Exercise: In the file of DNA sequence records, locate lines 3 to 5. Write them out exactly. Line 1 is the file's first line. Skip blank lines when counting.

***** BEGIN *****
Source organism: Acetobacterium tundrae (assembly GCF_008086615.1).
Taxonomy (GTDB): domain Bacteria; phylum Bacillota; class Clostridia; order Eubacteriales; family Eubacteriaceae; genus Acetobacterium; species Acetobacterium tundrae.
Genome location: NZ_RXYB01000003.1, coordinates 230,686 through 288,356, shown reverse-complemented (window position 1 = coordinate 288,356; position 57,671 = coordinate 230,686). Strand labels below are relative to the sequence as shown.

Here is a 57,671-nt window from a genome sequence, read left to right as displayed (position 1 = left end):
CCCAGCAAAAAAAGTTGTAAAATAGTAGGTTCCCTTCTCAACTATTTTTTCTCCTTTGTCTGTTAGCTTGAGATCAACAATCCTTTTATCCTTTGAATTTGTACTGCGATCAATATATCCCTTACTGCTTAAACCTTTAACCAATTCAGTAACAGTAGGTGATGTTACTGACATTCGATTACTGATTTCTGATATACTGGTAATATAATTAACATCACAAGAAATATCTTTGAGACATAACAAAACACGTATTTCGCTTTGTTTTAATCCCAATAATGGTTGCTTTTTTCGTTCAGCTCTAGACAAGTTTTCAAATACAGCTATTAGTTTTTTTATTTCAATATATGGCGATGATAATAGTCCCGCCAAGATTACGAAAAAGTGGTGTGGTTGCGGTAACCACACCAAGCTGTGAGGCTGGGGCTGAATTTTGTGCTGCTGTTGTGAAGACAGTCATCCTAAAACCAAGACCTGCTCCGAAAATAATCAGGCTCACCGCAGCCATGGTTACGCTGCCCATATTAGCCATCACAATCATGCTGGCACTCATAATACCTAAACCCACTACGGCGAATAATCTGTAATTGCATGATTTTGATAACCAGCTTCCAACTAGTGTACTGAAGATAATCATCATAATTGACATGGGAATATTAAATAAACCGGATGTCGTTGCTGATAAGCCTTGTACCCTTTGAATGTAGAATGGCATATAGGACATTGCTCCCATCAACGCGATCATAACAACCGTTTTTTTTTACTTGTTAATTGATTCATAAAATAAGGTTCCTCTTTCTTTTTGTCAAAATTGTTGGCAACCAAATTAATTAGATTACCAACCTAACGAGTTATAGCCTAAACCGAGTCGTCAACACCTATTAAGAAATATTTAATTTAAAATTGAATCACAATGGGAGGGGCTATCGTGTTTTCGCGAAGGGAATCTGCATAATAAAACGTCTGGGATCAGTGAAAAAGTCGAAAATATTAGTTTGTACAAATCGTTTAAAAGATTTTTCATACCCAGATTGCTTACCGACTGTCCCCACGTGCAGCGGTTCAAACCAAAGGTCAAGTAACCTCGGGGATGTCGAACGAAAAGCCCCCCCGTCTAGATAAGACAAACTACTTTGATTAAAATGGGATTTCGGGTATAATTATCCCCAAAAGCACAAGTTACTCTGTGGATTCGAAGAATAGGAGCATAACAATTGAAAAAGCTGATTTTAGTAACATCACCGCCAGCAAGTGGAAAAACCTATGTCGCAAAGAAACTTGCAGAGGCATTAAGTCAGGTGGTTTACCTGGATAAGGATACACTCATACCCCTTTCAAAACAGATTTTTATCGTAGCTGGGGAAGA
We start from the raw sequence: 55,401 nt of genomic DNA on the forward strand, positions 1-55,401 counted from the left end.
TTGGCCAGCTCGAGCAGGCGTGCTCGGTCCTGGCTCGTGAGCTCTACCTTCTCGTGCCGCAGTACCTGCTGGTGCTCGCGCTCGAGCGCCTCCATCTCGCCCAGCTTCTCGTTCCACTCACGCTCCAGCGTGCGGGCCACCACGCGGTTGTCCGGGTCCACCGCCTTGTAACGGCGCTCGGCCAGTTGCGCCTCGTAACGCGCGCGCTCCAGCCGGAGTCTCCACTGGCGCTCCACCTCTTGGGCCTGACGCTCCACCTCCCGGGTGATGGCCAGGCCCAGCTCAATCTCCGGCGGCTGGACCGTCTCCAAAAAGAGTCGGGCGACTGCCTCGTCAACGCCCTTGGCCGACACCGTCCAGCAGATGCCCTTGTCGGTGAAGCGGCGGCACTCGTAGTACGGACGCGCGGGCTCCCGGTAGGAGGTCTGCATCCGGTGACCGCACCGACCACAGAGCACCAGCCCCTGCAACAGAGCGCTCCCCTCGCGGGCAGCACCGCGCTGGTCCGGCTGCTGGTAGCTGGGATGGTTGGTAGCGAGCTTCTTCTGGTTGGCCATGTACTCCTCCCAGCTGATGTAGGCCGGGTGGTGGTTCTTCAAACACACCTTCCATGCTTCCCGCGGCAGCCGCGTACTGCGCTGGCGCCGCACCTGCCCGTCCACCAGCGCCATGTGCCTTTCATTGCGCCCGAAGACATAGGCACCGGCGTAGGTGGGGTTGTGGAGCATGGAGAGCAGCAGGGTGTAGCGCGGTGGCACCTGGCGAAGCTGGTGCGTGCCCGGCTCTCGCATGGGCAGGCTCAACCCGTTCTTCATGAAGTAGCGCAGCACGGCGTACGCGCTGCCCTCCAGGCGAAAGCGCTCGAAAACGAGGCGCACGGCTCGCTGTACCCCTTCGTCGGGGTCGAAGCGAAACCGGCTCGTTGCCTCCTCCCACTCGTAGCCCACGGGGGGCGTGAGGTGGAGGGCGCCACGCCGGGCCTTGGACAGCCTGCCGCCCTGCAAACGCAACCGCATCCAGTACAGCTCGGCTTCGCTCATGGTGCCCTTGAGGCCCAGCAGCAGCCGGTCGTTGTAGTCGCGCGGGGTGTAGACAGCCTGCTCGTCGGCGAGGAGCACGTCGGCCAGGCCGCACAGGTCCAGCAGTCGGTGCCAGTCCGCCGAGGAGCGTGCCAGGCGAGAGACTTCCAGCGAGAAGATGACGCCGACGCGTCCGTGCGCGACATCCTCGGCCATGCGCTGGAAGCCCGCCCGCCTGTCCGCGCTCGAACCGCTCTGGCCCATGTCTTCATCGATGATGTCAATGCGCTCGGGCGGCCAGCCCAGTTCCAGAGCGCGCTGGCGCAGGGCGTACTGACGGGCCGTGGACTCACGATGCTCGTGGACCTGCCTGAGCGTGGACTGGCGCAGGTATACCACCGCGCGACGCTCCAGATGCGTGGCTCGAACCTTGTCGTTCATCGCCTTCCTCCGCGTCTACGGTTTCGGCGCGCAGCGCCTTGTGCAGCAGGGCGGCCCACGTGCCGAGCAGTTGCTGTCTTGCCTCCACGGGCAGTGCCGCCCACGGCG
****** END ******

Genome location: NZ_RXYB01000003.1, coordinates 230,686 through 288,356, shown reverse-complemented (window position 1 = coordinate 288,356; position 57,671 = coordinate 230,686). Strand labels below are relative to the sequence as shown.

Here is a 57,671-nt window from a genome sequence, read left to right as displayed (position 1 = left end):
CCCAGCAAAAAAAGTTGTAAAATAGTAGGTTCCCTTCTCAACTATTTTTTCTCCTTTGTCTGTTAGCTTGAGATCAACAATCCTTTTATCCTTTGAATTTGTACTGCGATCAATATATCCCTTACTGCTTAAACCTTTAACCAATTCAGTAACAGTAGGTGATGTTACTGACATTCGATTACTGATTTCTGATATACTGGTAATATAATTAACATCACAAGAAATATCTTTGAGACATAACAAAACACGTATTTCGCTTTGTTTTAATCCCAATAATGGTTGCTTTTTTCGTTCAGCTCTAGACAAGTTTTCAAATACAGCTATTAGTTTTTTTATTTCAATATATGGCGATGATAATAGTCCCGCCAAGATTACGAAAAAGTGGTGTGGTTGCGGTAACCACACCAAGCTGTGAGGCTGGGGCTGAATTTTGTGCTGCTGTTGTGAAGACAGTCATCCTAAAACCAAGACCTGCTCCGAAAATAATCAGGCTCACCGCAGCCATGGTTACGCTGCCCATATTAGCCATCACAATCATGCTGGCACTCATAATACCTAAACCCACTACGGCGAATAATCTGTAATTGCATGATTTTGATAACCAGCTTCCAACTAGTGTACTGAAGATAATCATCATAATTGACATGGGAATATTAAATAAACCGGATGTCGTTGCTGATAAGCCTTGTACCCTTTGAATGTAGAATGGCATATAGGACATTGCTCCCATCAACGCGATCATAACAACCGTTTTTTTTTACTTGTTAATTGATTCATAAAATAAGGTTCCTCTTTCTTTTTGTCAAAATTGTTGGCAACCAAATTAATTAGATTACCAACCTAACGAGTTATAGCCTAAACCGAGTCGTCAACACCTATTAAGAAATATTTAATTTAAAATTGAATCACAATGGGAGGGGCTATCGTGTTTTCGCGAAGGGAATCTGCATAATAAAACGTCTGGGATCAGTGAAAAAGTCGAAAATATTAGTTTGTACAAATCGTTTAAAAGATTTTTCATACCCAGATTGCTTACCGACTGTCCCCACGTGCAGCGGTTCAAACCAAAGGTCAAGTAACCTCGGGGATGTCGAACGAAAAGCCCCCCCGTCTAGATAAGACAAACTACTTTGATTAAAATGGGATTTCGGGTATAATTATCCCCAAAAGCACAAGTTACTCTGTGGATTCGAAGAATAGGAGCATAACAATTGAAAAAGCTGATTTTAGTAACATCACCGCCAGCAAGTGGAAAAACCTATGTCGCAAAGAAACTTGCAGAGGCATTAAGTCAGGTGGTTTACCTGGATAAGGATACACTCATACCCCTTTCAAAACAGATTTTTATCGTAGCTGGGGAAGA